Transformation of the Amazon forest must unite tradition and innovation
“Transforming the Amazon isn’t just a matter of financing, it’s necessary to develop policies in an equal way in all nine countries, because the forest is a living organism”. It was with this statement that José Gregorio Díaz Mirabal, member of the Wakuenai Kurripako people, originally from the Venezuelan Amazon, and general coordinator of COICA (Coordination of Indigenous Organizations of the Amazon Basin), began his participation in a panel held by the United Nations Framework Convention on Climate Change (UNFCCC) at COP26.
The “Scientific Panel for the Amazon (SPA)”, which included the participation of Mirabal, aimed to launch the first Amazon Assessment Report, which covers the entire region formed by the biome, consisting of nine countries. The debate brought together university professors and scientists, in addition to the existing cultural differences.
The study points out that resource-based development has meant that Amazon countries have moved to the highest levels in global exports of beef, iron, gold, timber, cocoa and soy. These transformations took place in contexts of highly unequal societies, with a large part of the indigenous population without even having citizenship, or the exclusion of local communities from civil society or the right to land, inequities that influence the country’s socioeconomic dynamics.
“To recover and preserve the Amazon, it is necessary to recognize the voice of our people and respect our knowledge”, said Mirabal. “We don’t take care of the forest because of a project, we take care of the forests every day to keep it alive”, he added.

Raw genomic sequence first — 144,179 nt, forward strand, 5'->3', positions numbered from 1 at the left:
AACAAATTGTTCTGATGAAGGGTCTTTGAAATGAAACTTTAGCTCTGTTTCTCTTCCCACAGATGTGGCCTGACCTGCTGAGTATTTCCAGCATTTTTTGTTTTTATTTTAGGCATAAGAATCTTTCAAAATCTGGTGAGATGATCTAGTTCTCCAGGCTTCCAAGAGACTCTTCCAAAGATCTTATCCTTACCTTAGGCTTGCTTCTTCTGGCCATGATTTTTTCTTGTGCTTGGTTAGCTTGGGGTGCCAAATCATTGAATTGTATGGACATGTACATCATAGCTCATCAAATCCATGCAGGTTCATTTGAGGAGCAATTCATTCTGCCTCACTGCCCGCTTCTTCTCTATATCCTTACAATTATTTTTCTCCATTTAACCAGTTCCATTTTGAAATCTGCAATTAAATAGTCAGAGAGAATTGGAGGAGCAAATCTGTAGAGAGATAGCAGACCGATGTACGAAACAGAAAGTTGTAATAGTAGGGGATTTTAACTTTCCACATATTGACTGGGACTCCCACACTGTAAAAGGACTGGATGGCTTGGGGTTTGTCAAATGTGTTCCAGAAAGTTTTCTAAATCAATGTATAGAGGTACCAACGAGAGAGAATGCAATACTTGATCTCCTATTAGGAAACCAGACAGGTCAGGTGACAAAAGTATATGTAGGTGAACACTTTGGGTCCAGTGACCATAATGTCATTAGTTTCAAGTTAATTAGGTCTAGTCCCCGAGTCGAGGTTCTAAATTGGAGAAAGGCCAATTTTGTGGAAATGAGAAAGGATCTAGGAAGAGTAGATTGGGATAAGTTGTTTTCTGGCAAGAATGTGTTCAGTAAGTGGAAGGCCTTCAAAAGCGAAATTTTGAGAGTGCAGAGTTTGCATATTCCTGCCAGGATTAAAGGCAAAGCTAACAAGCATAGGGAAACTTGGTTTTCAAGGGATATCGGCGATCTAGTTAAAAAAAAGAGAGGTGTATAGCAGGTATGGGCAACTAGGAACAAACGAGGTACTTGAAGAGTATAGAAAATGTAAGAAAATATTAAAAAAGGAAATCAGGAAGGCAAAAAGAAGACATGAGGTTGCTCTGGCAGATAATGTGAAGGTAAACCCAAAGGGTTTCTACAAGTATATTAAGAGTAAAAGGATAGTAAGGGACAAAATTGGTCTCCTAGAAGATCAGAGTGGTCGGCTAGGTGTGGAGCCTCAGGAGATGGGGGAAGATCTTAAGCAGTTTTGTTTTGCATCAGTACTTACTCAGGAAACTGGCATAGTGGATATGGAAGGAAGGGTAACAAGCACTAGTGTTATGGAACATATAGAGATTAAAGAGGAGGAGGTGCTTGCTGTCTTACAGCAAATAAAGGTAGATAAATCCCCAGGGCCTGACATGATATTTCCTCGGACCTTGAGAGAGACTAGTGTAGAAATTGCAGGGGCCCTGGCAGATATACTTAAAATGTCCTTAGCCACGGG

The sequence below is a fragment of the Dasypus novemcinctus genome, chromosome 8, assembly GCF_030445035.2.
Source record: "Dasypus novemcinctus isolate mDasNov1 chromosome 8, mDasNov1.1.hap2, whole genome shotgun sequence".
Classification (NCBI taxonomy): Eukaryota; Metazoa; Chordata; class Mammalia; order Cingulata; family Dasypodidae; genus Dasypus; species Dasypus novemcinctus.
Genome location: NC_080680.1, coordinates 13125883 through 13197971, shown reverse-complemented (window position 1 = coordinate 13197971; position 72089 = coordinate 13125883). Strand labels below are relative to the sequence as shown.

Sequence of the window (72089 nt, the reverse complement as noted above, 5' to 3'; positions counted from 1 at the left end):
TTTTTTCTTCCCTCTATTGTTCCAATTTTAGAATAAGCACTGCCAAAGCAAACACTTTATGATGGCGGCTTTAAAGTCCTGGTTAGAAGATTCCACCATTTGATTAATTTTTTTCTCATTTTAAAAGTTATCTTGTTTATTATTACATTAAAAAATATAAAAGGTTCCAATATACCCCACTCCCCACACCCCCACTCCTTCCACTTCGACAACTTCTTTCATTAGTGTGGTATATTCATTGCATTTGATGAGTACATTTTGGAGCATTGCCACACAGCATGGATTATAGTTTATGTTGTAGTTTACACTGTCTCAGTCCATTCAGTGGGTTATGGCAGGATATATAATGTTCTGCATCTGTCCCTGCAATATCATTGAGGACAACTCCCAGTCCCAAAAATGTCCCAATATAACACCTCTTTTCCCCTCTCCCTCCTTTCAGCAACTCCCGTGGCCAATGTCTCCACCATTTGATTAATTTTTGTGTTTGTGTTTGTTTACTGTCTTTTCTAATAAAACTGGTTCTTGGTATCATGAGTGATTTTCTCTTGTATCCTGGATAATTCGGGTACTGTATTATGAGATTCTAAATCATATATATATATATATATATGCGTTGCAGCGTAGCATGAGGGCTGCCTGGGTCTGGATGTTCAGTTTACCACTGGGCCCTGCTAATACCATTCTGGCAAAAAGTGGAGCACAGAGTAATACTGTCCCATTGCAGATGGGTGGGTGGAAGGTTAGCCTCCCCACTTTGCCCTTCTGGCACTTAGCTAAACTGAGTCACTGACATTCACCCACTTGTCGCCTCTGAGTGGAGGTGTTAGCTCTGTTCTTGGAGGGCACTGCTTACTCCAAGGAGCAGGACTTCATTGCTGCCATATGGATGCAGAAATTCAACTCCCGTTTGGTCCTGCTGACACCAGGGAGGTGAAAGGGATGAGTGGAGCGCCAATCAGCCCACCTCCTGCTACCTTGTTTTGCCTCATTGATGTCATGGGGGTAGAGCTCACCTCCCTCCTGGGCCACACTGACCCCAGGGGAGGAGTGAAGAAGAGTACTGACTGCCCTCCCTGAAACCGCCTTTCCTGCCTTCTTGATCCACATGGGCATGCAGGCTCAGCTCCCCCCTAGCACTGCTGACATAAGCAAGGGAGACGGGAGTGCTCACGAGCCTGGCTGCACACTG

For Marielo Peñas Claro, member of the Science Steering Committee, it is necessary to restore agriculture, through sustainable practice, in order to reduce deforestation, through investments in science, innovation and technology combined with the knowledge of local people and education in schools and colleges . Mercedes Bustamante, member of the Science Steering Committee and professor at the University of Brasília, believes that the process of transforming the Amazon will take place through Bioeconomy. “This will be a strategic pillar for the transformation and development of the region, as long as it includes both rural and urban areas.”
The carbon balance in intact forest areas is negative: the forest sequesters more than 1 billion tCO2e per year (equivalent to half of national emissions), but this rate is decreasing with the destruction of the forest. And the destruction comes through long-term fires and forest degradation, which are reducing soil quality, emitting greenhouse gases, increasing tree mortality, and reducing the Amazon’s ability to function as a carbon sink.
Fires and deforestation
According to Carlos Nobre, a professor at the University of São Paulo, fires are as harmful as deforestation. “If we stop these criminal practices, the degradation will also stop and in this way we will be able to achieve a sustainable future for the Amazon”, he explained.
The Science Director of the Amazon Environmental Research Institute, Ane Alencar, stated that COP26 was an important chapter to highlight the challenges facing the Amazon and to design the actions that have to be taken to recover degraded territories.
“The speech needs to leave the paper and translate into local actions, engagement with the government, society and technological innovation”, said Alencar. “It is necessary to address the global climate crisis and create value chain governance or else we will declare that this fight does not impact the planet as a whole and that it is okay to export deforestation through illegal products.”